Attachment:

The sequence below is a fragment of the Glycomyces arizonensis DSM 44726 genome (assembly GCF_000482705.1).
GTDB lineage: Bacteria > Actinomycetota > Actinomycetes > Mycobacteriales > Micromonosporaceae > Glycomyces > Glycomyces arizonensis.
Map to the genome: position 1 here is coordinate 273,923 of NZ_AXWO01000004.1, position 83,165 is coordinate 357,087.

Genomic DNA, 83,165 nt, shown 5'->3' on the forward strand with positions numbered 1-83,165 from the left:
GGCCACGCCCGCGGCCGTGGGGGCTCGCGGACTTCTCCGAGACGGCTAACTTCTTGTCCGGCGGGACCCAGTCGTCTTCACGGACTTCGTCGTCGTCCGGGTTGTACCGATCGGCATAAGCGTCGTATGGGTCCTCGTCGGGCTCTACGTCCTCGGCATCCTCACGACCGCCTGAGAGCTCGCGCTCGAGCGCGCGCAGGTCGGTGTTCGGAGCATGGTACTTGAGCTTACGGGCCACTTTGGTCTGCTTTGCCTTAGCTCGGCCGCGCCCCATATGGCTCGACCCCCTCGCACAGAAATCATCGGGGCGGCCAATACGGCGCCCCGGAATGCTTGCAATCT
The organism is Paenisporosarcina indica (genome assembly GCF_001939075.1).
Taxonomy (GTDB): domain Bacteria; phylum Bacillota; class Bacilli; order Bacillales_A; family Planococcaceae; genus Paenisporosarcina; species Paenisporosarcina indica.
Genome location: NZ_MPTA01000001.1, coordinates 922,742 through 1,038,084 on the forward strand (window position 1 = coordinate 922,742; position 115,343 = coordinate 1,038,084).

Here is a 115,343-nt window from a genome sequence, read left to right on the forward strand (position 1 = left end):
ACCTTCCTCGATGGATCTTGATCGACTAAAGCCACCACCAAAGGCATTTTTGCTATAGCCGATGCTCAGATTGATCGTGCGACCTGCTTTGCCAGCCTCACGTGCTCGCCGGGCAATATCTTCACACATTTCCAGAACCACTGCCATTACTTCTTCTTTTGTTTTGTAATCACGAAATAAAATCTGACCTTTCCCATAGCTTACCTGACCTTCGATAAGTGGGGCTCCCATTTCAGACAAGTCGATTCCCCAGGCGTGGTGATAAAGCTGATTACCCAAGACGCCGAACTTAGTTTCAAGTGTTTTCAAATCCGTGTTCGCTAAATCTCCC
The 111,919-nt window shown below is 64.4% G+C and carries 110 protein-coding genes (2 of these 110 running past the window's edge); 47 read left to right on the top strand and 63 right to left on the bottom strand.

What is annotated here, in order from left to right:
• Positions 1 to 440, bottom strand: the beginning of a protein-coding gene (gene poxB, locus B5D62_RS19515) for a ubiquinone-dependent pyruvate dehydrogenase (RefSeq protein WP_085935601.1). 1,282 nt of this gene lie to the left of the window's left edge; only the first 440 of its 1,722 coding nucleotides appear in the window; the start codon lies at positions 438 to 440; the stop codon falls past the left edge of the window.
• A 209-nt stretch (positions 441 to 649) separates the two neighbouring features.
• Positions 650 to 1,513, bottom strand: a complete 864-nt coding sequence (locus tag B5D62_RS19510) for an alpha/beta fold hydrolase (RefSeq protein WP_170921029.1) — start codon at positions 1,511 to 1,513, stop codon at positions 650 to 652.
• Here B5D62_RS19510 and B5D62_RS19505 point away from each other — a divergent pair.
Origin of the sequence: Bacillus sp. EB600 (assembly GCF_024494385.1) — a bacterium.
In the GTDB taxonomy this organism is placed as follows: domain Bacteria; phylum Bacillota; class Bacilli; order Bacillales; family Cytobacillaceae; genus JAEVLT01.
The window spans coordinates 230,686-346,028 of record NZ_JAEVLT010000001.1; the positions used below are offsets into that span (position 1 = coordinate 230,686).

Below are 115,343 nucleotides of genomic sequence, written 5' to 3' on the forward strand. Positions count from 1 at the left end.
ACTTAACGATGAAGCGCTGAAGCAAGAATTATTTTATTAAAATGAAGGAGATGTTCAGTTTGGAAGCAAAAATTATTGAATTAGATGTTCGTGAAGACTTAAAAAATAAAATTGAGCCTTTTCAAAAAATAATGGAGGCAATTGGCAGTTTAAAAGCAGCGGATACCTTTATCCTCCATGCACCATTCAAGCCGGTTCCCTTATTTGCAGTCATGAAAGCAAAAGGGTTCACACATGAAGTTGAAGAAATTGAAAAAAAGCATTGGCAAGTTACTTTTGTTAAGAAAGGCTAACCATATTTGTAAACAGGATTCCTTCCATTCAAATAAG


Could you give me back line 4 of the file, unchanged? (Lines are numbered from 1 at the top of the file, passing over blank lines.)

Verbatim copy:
Genomic DNA, 83,165 nt, shown 5'->3' on the forward strand with positions numbered 1-83,165 from the left: